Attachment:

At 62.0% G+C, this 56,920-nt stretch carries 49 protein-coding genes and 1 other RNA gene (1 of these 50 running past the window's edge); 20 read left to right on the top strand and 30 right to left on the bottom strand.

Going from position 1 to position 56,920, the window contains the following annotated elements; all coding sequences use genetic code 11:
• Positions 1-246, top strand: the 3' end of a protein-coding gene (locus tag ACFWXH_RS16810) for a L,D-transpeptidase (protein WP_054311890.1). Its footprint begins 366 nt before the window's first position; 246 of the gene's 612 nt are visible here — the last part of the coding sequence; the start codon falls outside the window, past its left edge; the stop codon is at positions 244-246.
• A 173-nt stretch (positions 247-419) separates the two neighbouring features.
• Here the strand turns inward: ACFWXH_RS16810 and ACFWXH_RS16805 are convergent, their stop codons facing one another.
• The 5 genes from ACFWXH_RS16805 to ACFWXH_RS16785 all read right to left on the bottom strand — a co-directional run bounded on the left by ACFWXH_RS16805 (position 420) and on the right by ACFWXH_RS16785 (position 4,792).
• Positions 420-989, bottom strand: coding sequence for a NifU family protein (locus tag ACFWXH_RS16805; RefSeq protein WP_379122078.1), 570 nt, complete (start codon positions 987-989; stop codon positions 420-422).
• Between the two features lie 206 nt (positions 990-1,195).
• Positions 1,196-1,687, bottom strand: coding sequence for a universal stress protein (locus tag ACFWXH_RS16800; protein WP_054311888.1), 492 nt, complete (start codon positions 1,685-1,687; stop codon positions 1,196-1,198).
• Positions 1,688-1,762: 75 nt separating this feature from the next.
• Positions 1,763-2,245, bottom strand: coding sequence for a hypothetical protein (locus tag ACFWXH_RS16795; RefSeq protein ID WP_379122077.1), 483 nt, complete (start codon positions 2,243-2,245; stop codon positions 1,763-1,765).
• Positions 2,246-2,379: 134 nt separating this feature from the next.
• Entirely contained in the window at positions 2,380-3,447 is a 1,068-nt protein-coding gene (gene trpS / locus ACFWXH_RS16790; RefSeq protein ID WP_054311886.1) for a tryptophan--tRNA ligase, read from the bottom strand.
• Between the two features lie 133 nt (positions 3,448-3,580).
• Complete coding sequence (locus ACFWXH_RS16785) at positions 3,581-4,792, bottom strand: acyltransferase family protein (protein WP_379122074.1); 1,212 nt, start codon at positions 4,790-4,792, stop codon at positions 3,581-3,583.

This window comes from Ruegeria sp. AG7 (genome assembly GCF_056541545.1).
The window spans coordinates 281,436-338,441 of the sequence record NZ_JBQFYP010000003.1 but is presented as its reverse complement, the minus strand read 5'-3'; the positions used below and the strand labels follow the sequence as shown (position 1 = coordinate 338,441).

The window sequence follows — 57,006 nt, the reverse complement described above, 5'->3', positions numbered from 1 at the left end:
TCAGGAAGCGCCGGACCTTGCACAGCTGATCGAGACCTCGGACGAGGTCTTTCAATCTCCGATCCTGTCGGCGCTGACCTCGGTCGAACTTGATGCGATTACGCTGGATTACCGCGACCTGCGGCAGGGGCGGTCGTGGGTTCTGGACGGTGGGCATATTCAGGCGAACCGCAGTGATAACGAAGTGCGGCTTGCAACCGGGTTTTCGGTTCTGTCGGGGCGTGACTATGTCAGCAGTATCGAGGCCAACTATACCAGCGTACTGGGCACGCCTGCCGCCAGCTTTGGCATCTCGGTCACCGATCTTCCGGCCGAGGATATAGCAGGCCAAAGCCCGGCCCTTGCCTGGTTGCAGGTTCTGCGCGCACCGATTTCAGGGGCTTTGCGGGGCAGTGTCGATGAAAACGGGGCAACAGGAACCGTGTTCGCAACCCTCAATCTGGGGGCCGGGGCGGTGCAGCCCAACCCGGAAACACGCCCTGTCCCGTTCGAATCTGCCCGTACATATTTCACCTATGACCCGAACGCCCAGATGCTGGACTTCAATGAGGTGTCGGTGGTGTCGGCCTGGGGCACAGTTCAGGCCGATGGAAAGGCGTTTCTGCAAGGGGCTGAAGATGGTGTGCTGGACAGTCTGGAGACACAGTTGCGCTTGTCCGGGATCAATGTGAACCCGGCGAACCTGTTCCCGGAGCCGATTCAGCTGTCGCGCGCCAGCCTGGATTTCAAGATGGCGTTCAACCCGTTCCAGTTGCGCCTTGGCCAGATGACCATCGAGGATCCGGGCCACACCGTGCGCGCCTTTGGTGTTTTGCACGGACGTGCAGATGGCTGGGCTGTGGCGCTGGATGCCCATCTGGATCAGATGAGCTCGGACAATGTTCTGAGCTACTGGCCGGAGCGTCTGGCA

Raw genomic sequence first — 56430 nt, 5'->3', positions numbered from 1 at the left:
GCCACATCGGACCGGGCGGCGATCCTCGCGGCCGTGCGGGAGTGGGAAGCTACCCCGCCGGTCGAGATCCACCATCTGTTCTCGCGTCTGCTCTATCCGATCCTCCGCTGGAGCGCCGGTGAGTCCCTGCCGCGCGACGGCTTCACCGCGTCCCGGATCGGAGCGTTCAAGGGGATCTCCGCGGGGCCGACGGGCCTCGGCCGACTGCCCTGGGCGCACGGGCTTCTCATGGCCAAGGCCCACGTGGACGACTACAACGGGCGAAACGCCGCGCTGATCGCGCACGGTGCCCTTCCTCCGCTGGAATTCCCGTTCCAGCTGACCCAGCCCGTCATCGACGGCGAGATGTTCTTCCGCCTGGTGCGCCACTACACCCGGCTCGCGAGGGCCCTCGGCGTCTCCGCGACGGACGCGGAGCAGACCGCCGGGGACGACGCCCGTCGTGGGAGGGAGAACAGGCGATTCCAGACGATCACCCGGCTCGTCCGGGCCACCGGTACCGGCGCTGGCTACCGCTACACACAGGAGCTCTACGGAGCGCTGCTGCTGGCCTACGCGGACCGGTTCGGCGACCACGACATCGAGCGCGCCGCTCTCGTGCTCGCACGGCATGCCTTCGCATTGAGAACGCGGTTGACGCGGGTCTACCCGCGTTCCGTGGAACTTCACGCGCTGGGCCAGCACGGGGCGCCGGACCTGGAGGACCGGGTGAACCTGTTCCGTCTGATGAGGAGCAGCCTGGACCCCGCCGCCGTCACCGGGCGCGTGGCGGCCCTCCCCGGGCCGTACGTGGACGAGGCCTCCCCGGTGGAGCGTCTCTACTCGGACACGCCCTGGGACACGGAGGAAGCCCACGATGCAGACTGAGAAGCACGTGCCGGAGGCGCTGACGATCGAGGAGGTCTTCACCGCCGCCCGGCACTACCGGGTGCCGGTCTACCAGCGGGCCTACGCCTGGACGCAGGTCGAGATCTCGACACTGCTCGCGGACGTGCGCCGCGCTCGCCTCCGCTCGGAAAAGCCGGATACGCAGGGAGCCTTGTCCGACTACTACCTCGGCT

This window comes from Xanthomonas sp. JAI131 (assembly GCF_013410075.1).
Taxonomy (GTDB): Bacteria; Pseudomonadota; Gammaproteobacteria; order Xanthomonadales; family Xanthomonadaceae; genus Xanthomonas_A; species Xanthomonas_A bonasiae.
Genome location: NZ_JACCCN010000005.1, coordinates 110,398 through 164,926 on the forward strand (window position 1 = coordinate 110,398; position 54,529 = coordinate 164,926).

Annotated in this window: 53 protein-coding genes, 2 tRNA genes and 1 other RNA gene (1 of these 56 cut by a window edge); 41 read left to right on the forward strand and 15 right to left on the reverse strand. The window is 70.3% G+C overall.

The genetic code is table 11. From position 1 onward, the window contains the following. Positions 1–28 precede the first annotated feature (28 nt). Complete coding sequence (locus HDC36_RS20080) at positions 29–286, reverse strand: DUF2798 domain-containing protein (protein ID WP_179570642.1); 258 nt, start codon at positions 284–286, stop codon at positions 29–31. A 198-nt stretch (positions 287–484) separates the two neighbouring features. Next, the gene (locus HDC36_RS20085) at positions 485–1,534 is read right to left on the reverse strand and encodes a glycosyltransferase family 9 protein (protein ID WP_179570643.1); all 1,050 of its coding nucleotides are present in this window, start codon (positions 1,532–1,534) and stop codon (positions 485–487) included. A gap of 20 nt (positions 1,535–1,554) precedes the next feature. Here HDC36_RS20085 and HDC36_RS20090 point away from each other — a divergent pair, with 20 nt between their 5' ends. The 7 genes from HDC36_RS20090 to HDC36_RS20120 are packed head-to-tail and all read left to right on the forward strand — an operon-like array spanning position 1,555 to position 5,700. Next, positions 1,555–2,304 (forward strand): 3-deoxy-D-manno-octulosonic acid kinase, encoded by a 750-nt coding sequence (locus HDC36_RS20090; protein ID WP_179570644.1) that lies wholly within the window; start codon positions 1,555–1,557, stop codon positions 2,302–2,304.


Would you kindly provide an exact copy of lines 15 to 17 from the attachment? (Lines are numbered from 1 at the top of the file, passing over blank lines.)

• Complete coding sequence (locus ACFWXH_RS16785) at positions 3,581-4,792, bottom strand: acyltransferase family protein (protein WP_379122074.1); 1,212 nt, start codon at positions 4,790-4,792, stop codon at positions 3,581-3,583.

This window comes from Ruegeria sp. AG7 (genome assembly GCF_056541545.1).
The window spans coordinates 281,436-338,441 of the sequence record NZ_JBQFYP010000003.1 but is presented as its reverse complement, the minus strand read 5'-3'; the positions used below and the strand labels follow the sequence as shown (position 1 = coordinate 338,441).